Great uncertainty for cultural season: ‘It’s limiting loss’

Dutch stages and theatre producers are wondering whether they will be able to keep their heads above water after the end of government support. Because of the distance rules only about 20 percent of the seats may be occupied, but even those tickets are not all sold, says the Association of Theatres and Concertgebouw Conductors (VSCD).

“Many people are still shy to go to the theatre. Not everything is sold out”, says a spokesman. The fear of contamination remains among the main target group. “Everyone is working hard to keep their heads above water.”

‘Restraint’

“People are reluctant”, says Dries Floris, director of theatre de Kattendans in Bergeijk. His theatre went back from 280 to 66 seats, but due to a renovation he was able to increase that to 100. “In July and August we had 60 performances and I had expected a higher occupation.”

Normally his theatre is closed these months, because the season doesn’t really start until September. Floris therefore hopes that the line-up will increase in the coming period. “It seems that the auditorium has been filling up faster lately, there is a bit more confidence among the people. We’ve done everything we can to get it safe.”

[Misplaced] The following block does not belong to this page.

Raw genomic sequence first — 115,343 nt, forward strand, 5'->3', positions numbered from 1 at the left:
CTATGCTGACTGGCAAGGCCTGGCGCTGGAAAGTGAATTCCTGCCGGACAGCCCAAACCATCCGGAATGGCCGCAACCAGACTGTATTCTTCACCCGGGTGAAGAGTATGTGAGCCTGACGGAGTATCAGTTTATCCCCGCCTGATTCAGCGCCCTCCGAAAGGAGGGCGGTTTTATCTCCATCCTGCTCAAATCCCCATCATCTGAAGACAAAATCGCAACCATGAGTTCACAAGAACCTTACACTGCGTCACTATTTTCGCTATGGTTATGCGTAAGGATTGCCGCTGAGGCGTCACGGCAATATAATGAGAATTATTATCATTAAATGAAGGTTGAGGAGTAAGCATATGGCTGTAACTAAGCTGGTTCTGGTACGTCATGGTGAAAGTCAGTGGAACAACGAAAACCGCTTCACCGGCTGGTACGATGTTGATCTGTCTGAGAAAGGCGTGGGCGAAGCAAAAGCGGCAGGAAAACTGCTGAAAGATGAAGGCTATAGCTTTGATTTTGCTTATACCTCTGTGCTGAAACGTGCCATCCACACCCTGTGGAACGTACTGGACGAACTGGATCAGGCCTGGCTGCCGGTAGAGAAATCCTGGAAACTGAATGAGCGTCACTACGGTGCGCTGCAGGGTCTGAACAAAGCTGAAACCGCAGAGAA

According to Statistics Netherlands, in 2018 there were about 24,000 people working in the sector and there were about 54,000 performances and concerts. “A lot of people depend on the money that is spent here,” says Yassine Boussaid, director of theatre De Meervaart in Amsterdam. “Not only us as a theatre, but also the lighting technician, make-up artist, surrounding catering industry and taxi driver.”

Limit loss

“This is the second time in six months that I have performed”, says Ten Damme. “They make it cosy here with two-seater sofas, theatres handle it creatively.

But actually it’s sad, normally we’re in front of a thousand people, now a hundred.”, she says in this video:

With room rental for conferences and performances by well-known artists, De Meervaart used to raise enough money to pay for educational programmes and new talent the year after. Because performances come to a standstill, congresses are online and only 20 percent of big names are sold, a lot of money goes to vweg.

Imagroblem

A lot of stages are dependent on wage support from the government. This so-called NOW scheme runs until 1 October, a new support package is still uncertain. Floris van Theater de Kattendans: “The tricky thing is that the subsidies can be at the expense of the NOW support, because your turnover will increase. I know theatres that have not opened up in recent months because they desperately need this wage support”

According to Floris, the cultural sector has an image problem: “When a road is built, it is called a national contribution. When it comes to culture, it is called a subsidy. It’s not free money, we also have to keep to agreements” Floris sees it as his duty to open up: “Not only for my employees and the artists, but also for the inhabitants.”

Public flows

According to Boris van der Ham, chairman of the Association of Free Theatre Producers, everything at non-subsidised theatres is loss-making: “We have to get everything out of the ticket, we don’t get any money. Only when we sell 60 or 70 percent of the tickets, producers don’t make a loss.”